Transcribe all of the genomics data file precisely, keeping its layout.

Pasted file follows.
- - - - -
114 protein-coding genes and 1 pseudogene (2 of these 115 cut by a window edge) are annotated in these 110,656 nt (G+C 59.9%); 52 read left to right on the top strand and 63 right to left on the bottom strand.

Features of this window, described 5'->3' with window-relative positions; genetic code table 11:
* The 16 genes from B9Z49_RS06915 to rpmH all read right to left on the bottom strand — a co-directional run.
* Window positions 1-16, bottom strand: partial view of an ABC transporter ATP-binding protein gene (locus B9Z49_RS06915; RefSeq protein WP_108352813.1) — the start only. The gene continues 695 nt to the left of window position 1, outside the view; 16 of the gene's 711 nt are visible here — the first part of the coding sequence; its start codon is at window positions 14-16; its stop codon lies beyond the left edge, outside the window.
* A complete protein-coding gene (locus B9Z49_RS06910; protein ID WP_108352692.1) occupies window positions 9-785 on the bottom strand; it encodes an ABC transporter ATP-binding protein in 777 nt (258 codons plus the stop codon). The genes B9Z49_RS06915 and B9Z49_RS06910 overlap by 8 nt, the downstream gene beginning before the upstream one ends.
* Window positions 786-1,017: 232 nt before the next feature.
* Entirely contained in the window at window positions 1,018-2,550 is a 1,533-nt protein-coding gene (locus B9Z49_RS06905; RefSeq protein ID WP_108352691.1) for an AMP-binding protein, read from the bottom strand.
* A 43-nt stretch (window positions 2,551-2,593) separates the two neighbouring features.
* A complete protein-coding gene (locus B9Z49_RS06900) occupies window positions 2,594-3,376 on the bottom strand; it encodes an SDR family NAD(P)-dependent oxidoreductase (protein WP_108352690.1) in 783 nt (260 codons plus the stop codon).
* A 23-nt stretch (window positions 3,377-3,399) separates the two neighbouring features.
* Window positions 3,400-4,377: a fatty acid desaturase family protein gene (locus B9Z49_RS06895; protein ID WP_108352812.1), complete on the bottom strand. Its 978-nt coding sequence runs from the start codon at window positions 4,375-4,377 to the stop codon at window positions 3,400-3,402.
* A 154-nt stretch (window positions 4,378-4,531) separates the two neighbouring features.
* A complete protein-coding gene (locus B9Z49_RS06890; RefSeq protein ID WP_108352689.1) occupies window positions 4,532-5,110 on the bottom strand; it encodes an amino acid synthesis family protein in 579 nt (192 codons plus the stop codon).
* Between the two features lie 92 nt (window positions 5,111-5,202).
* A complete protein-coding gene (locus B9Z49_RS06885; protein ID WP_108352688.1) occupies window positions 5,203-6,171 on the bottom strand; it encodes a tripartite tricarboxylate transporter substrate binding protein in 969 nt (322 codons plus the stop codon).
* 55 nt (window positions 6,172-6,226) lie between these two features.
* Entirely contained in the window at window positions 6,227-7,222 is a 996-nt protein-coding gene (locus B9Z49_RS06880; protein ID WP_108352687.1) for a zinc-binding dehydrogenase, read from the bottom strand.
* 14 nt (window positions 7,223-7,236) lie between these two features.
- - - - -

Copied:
114 protein-coding genes and 1 pseudogene (2 of these 115 cut by a window edge) are annotated in these 110,656 nt (G+C 59.9%); 52 read left to right on the top strand and 63 right to left on the bottom strand.

Features of this window, described 5'->3' with window-relative positions; genetic code table 11:
* The 16 genes from B9Z49_RS06915 to rpmH all read right to left on the bottom strand — a co-directional run.
* Window positions 1-16, bottom strand: partial view of an ABC transporter ATP-binding protein gene (locus B9Z49_RS06915; RefSeq protein WP_108352813.1) — the start only. The gene continues 695 nt to the left of window position 1, outside the view; 16 of the gene's 711 nt are visible here — the first part of the coding sequence; its start codon is at window positions 14-16; its stop codon lies beyond the left edge, outside the window.
* A complete protein-coding gene (locus B9Z49_RS06910; protein ID WP_108352692.1) occupies window positions 9-785 on the bottom strand; it encodes an ABC transporter ATP-binding protein in 777 nt (258 codons plus the stop codon). The genes B9Z49_RS06915 and B9Z49_RS06910 overlap by 8 nt, the downstream gene beginning before the upstream one ends.
* Window positions 786-1,017: 232 nt before the next feature.
* Entirely contained in the window at window positions 1,018-2,550 is a 1,533-nt protein-coding gene (locus B9Z49_RS06905; RefSeq protein ID WP_108352691.1) for an AMP-binding protein, read from the bottom strand.
* A 43-nt stretch (window positions 2,551-2,593) separates the two neighbouring features.
* A complete protein-coding gene (locus B9Z49_RS06900) occupies window positions 2,594-3,376 on the bottom strand; it encodes an SDR family NAD(P)-dependent oxidoreductase (protein WP_108352690.1) in 783 nt (260 codons plus the stop codon).
* A 23-nt stretch (window positions 3,377-3,399) separates the two neighbouring features.
* Window positions 3,400-4,377: a fatty acid desaturase family protein gene (locus B9Z49_RS06895; protein ID WP_108352812.1), complete on the bottom strand. Its 978-nt coding sequence runs from the start codon at window positions 4,375-4,377 to the stop codon at window positions 3,400-3,402.
* A 154-nt stretch (window positions 4,378-4,531) separates the two neighbouring features.
* A complete protein-coding gene (locus B9Z49_RS06890; RefSeq protein ID WP_108352689.1) occupies window positions 4,532-5,110 on the bottom strand; it encodes an amino acid synthesis family protein in 579 nt (192 codons plus the stop codon).
* Between the two features lie 92 nt (window positions 5,111-5,202).
* A complete protein-coding gene (locus B9Z49_RS06885; protein ID WP_108352688.1) occupies window positions 5,203-6,171 on the bottom strand; it encodes a tripartite tricarboxylate transporter substrate binding protein in 969 nt (322 codons plus the stop codon).
* 55 nt (window positions 6,172-6,226) lie between these two features.
* Entirely contained in the window at window positions 6,227-7,222 is a 996-nt protein-coding gene (locus B9Z49_RS06880; protein ID WP_108352687.1) for a zinc-binding dehydrogenase, read from the bottom strand.
* 14 nt (window positions 7,223-7,236) lie between these two features.